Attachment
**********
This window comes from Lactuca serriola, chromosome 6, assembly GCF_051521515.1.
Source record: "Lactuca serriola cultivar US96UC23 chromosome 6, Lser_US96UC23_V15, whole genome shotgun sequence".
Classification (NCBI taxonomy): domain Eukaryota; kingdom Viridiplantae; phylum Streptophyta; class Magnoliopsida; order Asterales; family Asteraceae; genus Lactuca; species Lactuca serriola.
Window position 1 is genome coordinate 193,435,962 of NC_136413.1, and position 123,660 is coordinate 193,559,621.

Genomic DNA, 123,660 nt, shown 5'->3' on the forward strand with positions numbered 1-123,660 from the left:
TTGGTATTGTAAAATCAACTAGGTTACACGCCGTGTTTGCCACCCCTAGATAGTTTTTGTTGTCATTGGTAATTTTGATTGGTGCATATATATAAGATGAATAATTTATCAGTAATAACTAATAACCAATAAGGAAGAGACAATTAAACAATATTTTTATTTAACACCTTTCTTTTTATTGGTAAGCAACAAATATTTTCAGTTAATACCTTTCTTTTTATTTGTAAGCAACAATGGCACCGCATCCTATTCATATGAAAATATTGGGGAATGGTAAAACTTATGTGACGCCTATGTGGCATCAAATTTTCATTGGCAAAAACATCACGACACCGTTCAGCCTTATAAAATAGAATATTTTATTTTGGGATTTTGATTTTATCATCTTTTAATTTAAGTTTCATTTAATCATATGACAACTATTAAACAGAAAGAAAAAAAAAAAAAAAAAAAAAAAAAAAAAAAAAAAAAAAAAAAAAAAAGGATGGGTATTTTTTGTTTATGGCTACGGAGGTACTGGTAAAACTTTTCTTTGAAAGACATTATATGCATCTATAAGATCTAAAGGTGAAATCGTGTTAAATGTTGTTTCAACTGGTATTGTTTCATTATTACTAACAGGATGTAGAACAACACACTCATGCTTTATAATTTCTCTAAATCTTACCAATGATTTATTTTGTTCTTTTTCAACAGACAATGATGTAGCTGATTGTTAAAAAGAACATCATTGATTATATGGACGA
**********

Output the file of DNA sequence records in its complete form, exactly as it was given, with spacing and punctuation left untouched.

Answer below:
This window comes from Lactuca serriola, chromosome 6, assembly GCF_051521515.1.
Source record: "Lactuca serriola cultivar US96UC23 chromosome 6, Lser_US96UC23_V15, whole genome shotgun sequence".
Classification (NCBI taxonomy): domain Eukaryota; kingdom Viridiplantae; phylum Streptophyta; class Magnoliopsida; order Asterales; family Asteraceae; genus Lactuca; species Lactuca serriola.
Window position 1 is genome coordinate 193,435,962 of NC_136413.1, and position 123,660 is coordinate 193,559,621.

Genomic DNA, 123,660 nt, shown 5'->3' on the forward strand with positions numbered 1-123,660 from the left:
TTGGTATTGTAAAATCAACTAGGTTACACGCCGTGTTTGCCACCCCTAGATAGTTTTTGTTGTCATTGGTAATTTTGATTGGTGCATATATATAAGATGAATAATTTATCAGTAATAACTAATAACCAATAAGGAAGAGACAATTAAACAATATTTTTATTTAACACCTTTCTTTTTATTGGTAAGCAACAAATATTTTCAGTTAATACCTTTCTTTTTATTTGTAAGCAACAATGGCACCGCATCCTATTCATATGAAAATATTGGGGAATGGTAAAACTTATGTGACGCCTATGTGGCATCAAATTTTCATTGGCAAAAACATCACGACACCGTTCAGCCTTATAAAATAGAATATTTTATTTTGGGATTTTGATTTTATCATCTTTTAATTTAAGTTTCATTTAATCATATGACAACTATTAAACAGAAAGAAAAAAAAAAAAAAAAAAAAAAAAAAAAAAAAAAAAAAAAAAAAAAAAGGATGGGTATTTTTTGTTTATGGCTACGGAGGTACTGGTAAAACTTTTCTTTGAAAGACATTATATGCATCTATAAGATCTAAAGGTGAAATCGTGTTAAATGTTGTTTCAACTGGTATTGTTTCATTATTACTAACAGGATGTAGAACAACACACTCATGCTTTATAATTTCTCTAAATCTTACCAATGATTTATTTTGTTCTTTTTCAACAGACAATGATGTAGCTGATTGTTAAAAAGAACATCATTGATTATATGGACGA